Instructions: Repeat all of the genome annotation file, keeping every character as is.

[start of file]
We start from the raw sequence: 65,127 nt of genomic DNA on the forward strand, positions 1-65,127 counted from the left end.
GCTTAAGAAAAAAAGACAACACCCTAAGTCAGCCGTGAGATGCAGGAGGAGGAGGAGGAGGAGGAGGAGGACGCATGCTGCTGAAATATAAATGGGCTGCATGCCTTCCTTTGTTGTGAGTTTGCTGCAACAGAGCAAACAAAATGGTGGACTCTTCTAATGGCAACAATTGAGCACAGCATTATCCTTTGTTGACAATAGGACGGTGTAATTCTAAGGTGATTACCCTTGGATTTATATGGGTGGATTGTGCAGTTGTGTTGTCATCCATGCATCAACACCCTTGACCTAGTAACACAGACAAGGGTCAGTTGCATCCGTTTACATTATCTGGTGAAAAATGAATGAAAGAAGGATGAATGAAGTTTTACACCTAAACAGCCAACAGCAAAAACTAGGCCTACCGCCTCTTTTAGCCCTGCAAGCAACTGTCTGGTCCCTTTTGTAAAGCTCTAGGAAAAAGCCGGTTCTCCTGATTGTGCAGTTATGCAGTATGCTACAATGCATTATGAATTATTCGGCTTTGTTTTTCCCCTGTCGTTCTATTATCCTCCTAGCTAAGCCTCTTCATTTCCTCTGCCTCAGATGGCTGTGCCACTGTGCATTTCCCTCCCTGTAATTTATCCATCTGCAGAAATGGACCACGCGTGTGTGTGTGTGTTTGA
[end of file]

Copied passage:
We start from the raw sequence: 65,127 nt of genomic DNA on the forward strand, positions 1-65,127 counted from the left end.
GCTTAAGAAAAAAAGACAACACCCTAAGTCAGCCGTGAGATGCAGGAGGAGGAGGAGGAGGAGGAGGAGGACGCATGCTGCTGAAATATAAATGGGCTGCATGCCTTCCTTTGTTGTGAGTTTGCTGCAACAGAGCAAACAAAATGGTGGACTCTTCTAATGGCAACAATTGAGCACAGCATTATCCTTTGTTGACAATAGGACGGTGTAATTCTAAGGTGATTACCCTTGGATTTATATGGGTGGATTGTGCAGTTGTGTTGTCATCCATGCATCAACACCCTTGACCTAGTAACACAGACAAGGGTCAGTTGCATCCGTTTACATTATCTGGTGAAAAATGAATGAAAGAAGGATGAATGAAGTTTTACACCTAAACAGCCAACAGCAAAAACTAGGCCTACCGCCTCTTTTAGCCCTGCAAGCAACTGTCTGGTCCCTTTTGTAAAGCTCTAGGAAAAAGCCGGTTCTCCTGATTGTGCAGTTATGCAGTATGCTACAATGCATTATGAATTATTCGGCTTTGTTTTTCCCCTGTCGTTCTATTATCCTCCTAGCTAAGCCTCTTCATTTCCTCTGCCTCAGATGGCTGTGCCACTGTGCATTTCCCTCCCTGTAATTTATCCATCTGCAGAAATGGACCACGCGTGTGTGTGTGTGTTTGA